I often have a situation where certain code parts don't really need to be recalcuated, because their inputs have not changed from an earlier encounter.
For example if a function is the sum of two different complicated and slow calculations where each of the two depend on a different subset of parameters, often only one needs to be recalculated, while the other intermediary result could be grabbed from a cached value. (This occurs for example during the calcuation of partial derivatives).
In some cases, the compiler could probably recognize these situations, but I think we should have a special structure to allow caching of intermediary results.
I typically use a case structure and two feedback nodes as shown in the example on the left. If the value is different, the code in the TRUE case is executed, else the value stored in the SR is returned immediately. (If the code depends on several values, I bundle them all before the comparison operation)
I propose an simple Caching Structure as show on the right that retains that same functionality with less baggage.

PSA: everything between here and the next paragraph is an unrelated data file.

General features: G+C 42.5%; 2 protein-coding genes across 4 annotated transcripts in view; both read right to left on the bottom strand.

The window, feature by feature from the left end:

Details: The containing code is calculated at first run and stored in the output tunnel. In later calls, it is either (A) recalculated, or (B) the previously stored value returned at the output tunnels. Recalculation only occurs under some conditions (.i.e. usually when actually needed)
The structure has the following features:
Two possible types of input tunnels (the functionality is indicated by a different look).
One where a value change triggers a recalcuation of the containing code
One where a value change does not trigger a recalculation of the containing code
A special boolean terminal to force a recalculation unconditionally
output tunnels that retain data between calls
There can be an unlimited number of input and output tunnels of any type described above. A recalculation of the inner code occurs if any of the triggering tunnels have a changed value.
We can think of it similar to "short-term folding".